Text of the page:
There are two types of people in this world: there are those who go to saunas for relaxation. Then there are those who turn relaxation into a competition. Yes, there are literally people who go to saunas to challenge one another on who can stay in a sauna the longest. Back in 2010 I read a story about that Russian guy who died in a sauna competition in Finland. The relaxation aspect of it I can get, but I think it’s a bit crazy that people take it to a whole new level and put their bodies through stress just for sport.
On my recent jaunt to Germany, I visited to the town Wiesbaden, a town known for it’s hot springs and saunas. It’s your typical south German spa-town (hence the name “baden”). After two weeks of backpacking, I decided to try out the relaxation benefits of saunas and went to the Kaiser Friedrich Therme, which is described as an “Irish-Roman Bath”. It was a luxurious — ornate ceramic tiles, several pools all different temperatures, a wide range of steam rooms and saunas, illustrious ceiling paintings and Roman columns, a juice bar — I felt like a GODDESS!
Now, if you’ve never been to a bath house or sauna in Europe, prepare yourself, because part of the challenge isn’t just trying to outlast the heat — it’s trying to outlast the heat while bare naked! That’s right. Unless you specifically hunt down a facility that isn’t “textile free” then you are going to have to drop all concerns about body image. But, you’re not alone. Everyone is naked with you, so if you were one of those people who could only do a presentation in class if you imagined everyone naked, then you’ll be fine. Luckily, I visited on Lady’s Night, so all I had to witness was all of the gorgeous sizes and shapes that the female body comes in.
After showering and getting comfortable in my nudity, I decided to see just how relaxing these saunas could be. There were so many different types of sauna experiences and temperatures to choose from. The Stone Steam Bath and the Sudatorium where reminiscent of your run-of-the-mill saunas. The Russian Steam Bath was like walking into a cloud — the constant steam felt great on my sinuses though. My favorite part of the Kaiser Friedrich Therme was switching back and forth between the Thermal Sitting Pool, which was 37° C, and the Cold Water Pool, which was at 23° C. At first it was shocking on my body, switching between hot and cold, but eventually my body no longer felt the temperature change. It was invigorating!
By this point I felt like a sauna champ. Sure, I took breaks in between to recooperate as you’re supposed to, but overall this wasn’t that hard on the body at all. I conquered the sauna!
That’s when I decided to see just how far I could push it. I became that second type of person and I got a little competitive. There was one sauna that I hadn’t yet tried. It was called the Finnish Sauna. I’ve come to learn that the concept of the Finnish Sauna is to take you through all of the circles of Hell. Every hour on the hour would be what’s called the “infusion” where they would create steam with water infused with herbs and other aromas to help detoxify and enhance the sauna experience. Sounds great… in theory.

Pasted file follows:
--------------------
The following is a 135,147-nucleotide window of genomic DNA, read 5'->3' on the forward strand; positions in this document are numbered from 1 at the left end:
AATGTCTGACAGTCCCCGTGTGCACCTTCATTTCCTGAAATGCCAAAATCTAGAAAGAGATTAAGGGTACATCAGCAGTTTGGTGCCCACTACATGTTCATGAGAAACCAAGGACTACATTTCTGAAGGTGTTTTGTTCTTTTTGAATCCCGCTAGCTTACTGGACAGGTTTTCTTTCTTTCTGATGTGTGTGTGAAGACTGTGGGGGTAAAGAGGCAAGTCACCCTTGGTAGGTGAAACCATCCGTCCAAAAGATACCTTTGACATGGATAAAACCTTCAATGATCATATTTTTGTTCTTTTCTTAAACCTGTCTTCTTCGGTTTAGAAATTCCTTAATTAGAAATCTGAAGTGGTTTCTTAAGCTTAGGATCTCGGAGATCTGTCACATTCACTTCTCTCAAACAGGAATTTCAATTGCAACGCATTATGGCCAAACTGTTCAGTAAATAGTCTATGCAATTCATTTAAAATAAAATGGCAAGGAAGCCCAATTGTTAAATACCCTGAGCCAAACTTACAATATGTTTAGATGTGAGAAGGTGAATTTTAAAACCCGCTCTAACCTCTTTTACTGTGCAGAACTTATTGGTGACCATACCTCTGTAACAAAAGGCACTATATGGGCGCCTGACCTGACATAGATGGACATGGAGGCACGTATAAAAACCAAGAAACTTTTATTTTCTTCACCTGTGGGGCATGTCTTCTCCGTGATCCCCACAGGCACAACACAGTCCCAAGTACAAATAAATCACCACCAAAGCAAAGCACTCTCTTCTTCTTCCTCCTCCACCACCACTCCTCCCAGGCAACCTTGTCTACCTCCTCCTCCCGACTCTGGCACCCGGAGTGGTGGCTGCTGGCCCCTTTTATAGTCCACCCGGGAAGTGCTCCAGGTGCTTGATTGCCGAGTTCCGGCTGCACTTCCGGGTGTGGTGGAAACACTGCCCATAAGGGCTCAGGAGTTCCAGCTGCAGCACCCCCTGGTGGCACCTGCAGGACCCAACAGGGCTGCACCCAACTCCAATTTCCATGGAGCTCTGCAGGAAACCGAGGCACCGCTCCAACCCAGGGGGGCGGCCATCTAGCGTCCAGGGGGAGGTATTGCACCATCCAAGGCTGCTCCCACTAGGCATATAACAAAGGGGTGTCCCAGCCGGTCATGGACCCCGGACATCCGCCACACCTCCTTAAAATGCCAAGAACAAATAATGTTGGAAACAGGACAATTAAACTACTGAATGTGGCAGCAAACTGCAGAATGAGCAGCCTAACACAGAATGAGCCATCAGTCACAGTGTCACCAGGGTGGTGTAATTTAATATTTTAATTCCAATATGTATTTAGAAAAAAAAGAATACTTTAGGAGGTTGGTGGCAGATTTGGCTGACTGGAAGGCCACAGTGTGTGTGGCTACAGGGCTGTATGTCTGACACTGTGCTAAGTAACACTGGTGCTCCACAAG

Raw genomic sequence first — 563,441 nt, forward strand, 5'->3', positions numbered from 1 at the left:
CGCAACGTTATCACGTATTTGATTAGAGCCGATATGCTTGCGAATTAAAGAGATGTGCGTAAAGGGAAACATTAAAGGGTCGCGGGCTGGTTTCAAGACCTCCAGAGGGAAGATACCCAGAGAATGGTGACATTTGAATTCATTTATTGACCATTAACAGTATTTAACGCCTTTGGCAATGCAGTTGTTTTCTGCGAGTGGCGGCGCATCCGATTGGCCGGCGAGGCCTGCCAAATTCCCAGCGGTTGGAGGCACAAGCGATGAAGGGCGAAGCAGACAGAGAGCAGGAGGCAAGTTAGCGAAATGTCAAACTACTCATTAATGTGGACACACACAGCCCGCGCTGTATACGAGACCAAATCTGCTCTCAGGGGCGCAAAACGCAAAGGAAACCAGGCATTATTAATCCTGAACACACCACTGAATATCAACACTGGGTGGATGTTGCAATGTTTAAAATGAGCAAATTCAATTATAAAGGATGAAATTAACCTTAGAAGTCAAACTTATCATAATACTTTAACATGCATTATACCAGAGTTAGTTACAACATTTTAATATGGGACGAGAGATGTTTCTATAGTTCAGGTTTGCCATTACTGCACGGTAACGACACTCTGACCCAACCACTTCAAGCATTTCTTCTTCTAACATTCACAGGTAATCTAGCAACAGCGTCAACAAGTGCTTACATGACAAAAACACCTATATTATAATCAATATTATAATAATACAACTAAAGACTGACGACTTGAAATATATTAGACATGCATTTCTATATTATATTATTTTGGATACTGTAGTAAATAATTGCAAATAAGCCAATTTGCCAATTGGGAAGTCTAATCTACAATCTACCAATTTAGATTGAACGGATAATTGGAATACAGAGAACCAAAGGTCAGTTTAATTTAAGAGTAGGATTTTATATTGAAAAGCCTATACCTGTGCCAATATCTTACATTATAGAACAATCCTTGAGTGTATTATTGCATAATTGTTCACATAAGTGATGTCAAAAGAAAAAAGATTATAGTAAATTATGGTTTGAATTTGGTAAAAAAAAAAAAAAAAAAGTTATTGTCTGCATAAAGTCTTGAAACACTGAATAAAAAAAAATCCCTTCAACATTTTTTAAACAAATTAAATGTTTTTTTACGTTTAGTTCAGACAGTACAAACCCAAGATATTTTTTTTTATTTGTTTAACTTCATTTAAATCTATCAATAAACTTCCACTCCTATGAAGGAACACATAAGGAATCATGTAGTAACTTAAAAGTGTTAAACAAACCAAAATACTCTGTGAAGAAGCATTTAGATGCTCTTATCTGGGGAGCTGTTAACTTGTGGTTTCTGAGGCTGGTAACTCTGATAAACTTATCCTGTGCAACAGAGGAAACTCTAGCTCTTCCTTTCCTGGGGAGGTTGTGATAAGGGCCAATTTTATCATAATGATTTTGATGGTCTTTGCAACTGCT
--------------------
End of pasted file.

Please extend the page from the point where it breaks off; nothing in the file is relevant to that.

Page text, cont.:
In practice, “infusion” is more like this.
You take your seat in a room that is already 85° – 90° C. Then a naked, burly man comes in and tells you in a gruff, south German dialect about the infusion with an emphasizes on the fact that YOU CANNOT LEAVE THE ROOM until the infusion is complete. He then ladles the aromatic water over the rocks. Steam begins to fill the room — it feels quite nice at first. He continues. There’s more steam and it’s starting to get a little hot. Suddenly, he stops. Wonderful, we can leave — that was the perfect amount of Finnish Sauna. No! Instead of leaving, the burly man then takes a towel and whips the hot air and steam off of the rocks and directly INTO YOUR FACE. The intensity of the heat makes it almost impossible to breathe because it feels like you’re burning the inside of your respiratory system. He then repeats this life threatening process three more times.
Elenor Roosevelt once said, “a woman is like a tea bag. You never know how strong she is until she’s in hot water.” Well, baby, I was steeping. By round two I slowly began inching closer to the door in hopes it would be a few degrees cooler closer to the exit. The heat kept getting more intense — I thought my face would melt off. By the end of round three, my entire consciousness was focused on not throwing up and passing out. I was finished in the Finnish sauna. OH GOD — LIKE THAT RUSSIAN GUY IN FINLAND!
When the infusion was finally finished, I was the first one out of the room — I practically trampled the naked German man who did the infusion on my frantic search for relief. I dove into one of the showers to cool my body off, ran for the bathroom to gather myself. Luckily, nothing awful happened. I guzzled a gallon of water from the sink, stared at myself in the mirror, and gave myself a little pep talk. “You win — Kae Lani — You win at sauna. I then went to one of the rest areas and flopped into a lounge chair. My body was still soaked from a cocktail of sweat, steam, and shower, but I didn’t give a damn — my body had literally gone through Hell and back.
Relaxation can be hard work.